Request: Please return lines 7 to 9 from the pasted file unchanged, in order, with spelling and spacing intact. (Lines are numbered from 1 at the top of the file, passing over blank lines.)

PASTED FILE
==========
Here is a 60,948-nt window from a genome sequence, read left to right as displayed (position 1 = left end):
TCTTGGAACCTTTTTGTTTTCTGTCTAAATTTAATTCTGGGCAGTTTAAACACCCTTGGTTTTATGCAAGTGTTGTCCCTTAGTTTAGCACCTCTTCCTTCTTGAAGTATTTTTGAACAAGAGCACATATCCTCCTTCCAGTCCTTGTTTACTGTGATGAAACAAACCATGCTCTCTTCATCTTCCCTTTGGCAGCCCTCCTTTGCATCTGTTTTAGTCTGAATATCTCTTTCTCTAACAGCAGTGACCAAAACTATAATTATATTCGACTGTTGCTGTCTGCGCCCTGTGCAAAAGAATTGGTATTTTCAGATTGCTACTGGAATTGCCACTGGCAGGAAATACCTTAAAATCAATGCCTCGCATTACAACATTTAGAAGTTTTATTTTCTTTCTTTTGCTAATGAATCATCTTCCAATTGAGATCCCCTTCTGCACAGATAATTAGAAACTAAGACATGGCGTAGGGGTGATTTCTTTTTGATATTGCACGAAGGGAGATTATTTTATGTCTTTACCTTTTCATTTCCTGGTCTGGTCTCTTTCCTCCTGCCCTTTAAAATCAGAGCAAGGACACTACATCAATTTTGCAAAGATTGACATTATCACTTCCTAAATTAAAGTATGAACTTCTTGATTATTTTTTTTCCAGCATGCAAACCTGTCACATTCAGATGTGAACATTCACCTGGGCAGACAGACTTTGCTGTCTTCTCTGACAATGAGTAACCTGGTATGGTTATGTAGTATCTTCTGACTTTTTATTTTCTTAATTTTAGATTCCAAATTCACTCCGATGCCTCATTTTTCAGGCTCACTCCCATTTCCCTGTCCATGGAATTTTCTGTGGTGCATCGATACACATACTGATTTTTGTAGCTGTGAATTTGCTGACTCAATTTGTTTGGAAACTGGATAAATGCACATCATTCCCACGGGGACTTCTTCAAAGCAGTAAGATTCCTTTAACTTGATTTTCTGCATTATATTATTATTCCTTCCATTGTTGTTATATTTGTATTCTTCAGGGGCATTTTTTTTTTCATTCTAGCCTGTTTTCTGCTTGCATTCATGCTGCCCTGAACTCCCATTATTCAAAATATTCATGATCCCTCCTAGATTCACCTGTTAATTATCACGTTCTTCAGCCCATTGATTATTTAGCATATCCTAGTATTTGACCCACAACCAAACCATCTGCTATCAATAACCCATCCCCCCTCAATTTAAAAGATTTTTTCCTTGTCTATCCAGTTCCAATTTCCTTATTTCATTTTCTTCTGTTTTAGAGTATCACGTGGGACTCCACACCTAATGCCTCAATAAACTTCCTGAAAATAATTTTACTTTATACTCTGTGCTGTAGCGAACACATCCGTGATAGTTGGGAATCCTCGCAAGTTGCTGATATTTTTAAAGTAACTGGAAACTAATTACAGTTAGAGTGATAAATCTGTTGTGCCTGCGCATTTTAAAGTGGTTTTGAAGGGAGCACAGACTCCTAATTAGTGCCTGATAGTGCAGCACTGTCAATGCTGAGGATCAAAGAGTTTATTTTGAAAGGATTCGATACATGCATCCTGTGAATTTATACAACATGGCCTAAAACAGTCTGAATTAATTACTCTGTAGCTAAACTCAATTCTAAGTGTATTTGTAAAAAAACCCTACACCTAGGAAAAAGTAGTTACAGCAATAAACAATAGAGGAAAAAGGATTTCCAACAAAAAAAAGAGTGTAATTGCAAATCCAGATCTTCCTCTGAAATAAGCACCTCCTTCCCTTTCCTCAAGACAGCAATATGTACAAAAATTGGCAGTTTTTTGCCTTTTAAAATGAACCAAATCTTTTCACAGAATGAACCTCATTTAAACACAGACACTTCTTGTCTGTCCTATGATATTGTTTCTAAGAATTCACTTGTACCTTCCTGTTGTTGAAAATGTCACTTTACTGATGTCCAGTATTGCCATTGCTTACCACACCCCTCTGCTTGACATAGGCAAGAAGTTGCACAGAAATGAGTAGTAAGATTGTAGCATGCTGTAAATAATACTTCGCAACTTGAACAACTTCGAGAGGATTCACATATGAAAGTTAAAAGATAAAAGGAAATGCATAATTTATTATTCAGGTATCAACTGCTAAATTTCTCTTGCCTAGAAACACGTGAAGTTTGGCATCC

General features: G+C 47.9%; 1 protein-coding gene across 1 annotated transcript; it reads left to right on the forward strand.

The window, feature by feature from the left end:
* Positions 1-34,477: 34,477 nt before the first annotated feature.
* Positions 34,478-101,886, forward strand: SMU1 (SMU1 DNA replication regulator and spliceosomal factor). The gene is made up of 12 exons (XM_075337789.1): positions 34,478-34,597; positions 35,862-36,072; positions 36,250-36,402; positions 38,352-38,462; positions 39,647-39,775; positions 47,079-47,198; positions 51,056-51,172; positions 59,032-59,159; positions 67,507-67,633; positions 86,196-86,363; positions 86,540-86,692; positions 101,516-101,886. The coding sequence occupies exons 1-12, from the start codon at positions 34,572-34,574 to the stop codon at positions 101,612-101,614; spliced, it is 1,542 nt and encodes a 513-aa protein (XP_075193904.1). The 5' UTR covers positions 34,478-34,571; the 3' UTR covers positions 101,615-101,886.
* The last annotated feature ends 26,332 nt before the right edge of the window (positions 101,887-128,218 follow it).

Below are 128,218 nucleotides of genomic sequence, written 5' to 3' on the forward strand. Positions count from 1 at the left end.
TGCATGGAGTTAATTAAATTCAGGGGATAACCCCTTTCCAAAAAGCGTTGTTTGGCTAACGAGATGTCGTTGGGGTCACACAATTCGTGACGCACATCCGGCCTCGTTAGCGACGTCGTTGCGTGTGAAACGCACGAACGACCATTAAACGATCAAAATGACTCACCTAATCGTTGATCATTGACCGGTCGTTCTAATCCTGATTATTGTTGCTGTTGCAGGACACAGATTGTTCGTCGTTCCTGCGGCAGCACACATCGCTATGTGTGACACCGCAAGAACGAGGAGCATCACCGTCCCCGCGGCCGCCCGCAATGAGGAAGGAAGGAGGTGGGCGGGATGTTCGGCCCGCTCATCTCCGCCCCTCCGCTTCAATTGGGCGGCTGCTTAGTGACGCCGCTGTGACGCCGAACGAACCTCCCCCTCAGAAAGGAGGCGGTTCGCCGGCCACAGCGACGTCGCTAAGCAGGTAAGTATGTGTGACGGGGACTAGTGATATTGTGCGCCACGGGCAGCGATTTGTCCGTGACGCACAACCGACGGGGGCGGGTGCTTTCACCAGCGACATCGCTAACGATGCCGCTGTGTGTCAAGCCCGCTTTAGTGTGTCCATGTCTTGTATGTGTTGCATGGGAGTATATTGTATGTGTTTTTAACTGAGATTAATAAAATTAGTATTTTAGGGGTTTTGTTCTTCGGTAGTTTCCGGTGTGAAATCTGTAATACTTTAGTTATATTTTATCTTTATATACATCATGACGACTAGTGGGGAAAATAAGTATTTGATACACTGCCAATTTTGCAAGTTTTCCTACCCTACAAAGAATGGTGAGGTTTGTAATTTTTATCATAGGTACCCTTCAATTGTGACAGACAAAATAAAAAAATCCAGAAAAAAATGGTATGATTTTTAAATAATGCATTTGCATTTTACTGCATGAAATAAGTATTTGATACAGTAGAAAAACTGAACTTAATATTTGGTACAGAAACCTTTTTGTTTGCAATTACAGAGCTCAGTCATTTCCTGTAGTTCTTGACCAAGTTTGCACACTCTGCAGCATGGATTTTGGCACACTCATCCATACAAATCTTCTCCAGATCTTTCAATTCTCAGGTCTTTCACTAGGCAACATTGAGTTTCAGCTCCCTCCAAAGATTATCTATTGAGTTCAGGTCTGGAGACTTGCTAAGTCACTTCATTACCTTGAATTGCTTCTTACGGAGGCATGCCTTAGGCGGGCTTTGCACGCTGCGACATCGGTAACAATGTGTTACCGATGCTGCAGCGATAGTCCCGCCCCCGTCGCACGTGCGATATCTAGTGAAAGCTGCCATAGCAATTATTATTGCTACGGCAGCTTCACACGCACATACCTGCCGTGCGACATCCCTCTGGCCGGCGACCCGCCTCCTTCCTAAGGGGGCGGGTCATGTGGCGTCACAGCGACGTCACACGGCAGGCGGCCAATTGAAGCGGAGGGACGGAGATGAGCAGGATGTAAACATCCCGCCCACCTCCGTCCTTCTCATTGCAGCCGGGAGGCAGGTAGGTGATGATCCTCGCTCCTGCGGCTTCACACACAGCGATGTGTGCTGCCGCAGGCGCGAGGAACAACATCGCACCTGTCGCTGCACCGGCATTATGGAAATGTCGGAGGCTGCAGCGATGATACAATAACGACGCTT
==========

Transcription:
* The last annotated feature ends 26,332 nt before the right edge of the window (positions 101,887-128,218 follow it).

Below are 128,218 nucleotides of genomic sequence, written 5' to 3' on the forward strand. Positions count from 1 at the left end.
TGCATGGAGTTAATTAAATTCAGGGGATAACCCCTTTCCAAAAAGCGTTGTTTGGCTAACGAGATGTCGTTGGGGTCACACAATTCGTGACGCACATCCGGCCTCGTTAGCGACGTCGTTGCGTGTGAAACGCACGAACGACCATTAAACGATCAAAATGACTCACCTAATCGTTGATCATTGACCGGTCGTTCTAATCCTGATTATTGTTGCTGTTGCAGGACACAGATTGTTCGTCGTTCCTGCGGCAGCACACATCGCTATGTGTGACACCGCAAGAACGAGGAGCATCACCGTCCCCGCGGCCGCCCGCAATGAGGAAGGAAGGAGGTGGGCGGGATGTTCGGCCCGCTCATCTCCGCCCCTCCGCTTCAATTGGGCGGCTGCTTAGTGACGCCGCTGTGACGCCGAACGAACCTCCCCCTCAGAAAGGAGGCGGTTCGCCGGCCACAGCGACGTCGCTAAGCAGGTAAGTATGTGTGACGGGGACTAGTGATATTGTGCGCCACGGGCAGCGATTTGTCCGTGACGCACAACCGACGGGGGCGGGTGCTTTCACCAGCGACATCGCTAACGATGCCGCTGTGTGTCAAGCCCGCTTTAGTGTGTCCATGTCTTGTATGTGTTGCATGGGAGTATATTGTATGTGTTTTTAACTGAGATTAATAAAATTAGTATTTTAGGGGTTTTGTTCTTCGGTAGTTTCCGGTGTGAAATCTGTAATACTTTAGTTATATTTTATCTTTATATACATCATGACGACTAGTGGGGAAAATAAGTATTTGATACACTGCCAATTTTGCAAGTTTTCCTACCCTACAAAGAATGGTGAGGTTTGTAATTTTTATCATAGGTACCCTTCAATTGTGACAGACAAAATAAAAAAATCCAGAAAAAAATGGTATGATTTTTAAATAATGCATTTGCATTTTACTGCATGAAATAAGTATTTGATACAGTAGAAAAACTGAACTTAATATTTGGTACAGAAACCTTTTTGTTTGCAATTACAGAGCTCAGTCATTTCCTGTAGTTCTTGACCAAGTTTGCACACTCTGCAGCATGGATTTTGGCACACTCATCCATACAAATCTTCTCCAGATCTTTCAATTCTCAGGTCTTTCACTAGGCAACATTGAGTTTCAGCTCCCTCCAAAGATTATCTATTGAGTTCAGGTCTGGAGACTTGCTAAGTCACTTCATTACCTTGAATTGCTTCTTACGGAGGCATGCCTTAGGCGGGCTTTGCACGCTGCGACATCGGTAACAATGTGTTACCGATGCTGCAGCGATAGTCCCGCCCCCGTCGCACGTGCGATATCTAGTGAAAGCTGCCATAGCAATTATTATTGCTACGGCAGCTTCACACGCACATACCTGCCGTGCGACATCCCTCTGGCCGGCGACCCGCCTCCTTCCTAAGGGGGCGGGTCATGTGGCGTCACAGCGACGTCACACGGCAGGCGGCCAATTGAAGCGGAGGGACGGAGATGAGCAGGATGTAAACATCCCGCCCACCTCCGTCCTTCTCATTGCAGCCGGGAGGCAGGTAGGTGATGATCCTCGCTCCTGCGGCTTCACACACAGCGATGTGTGCTGCCGCAGGCGCGAGGAACAACATCGCACCTGTCGCTGCACCGGCATTATGGAAATGTCGGAGGCTGCAGCGATGATACAATAACGACGCTT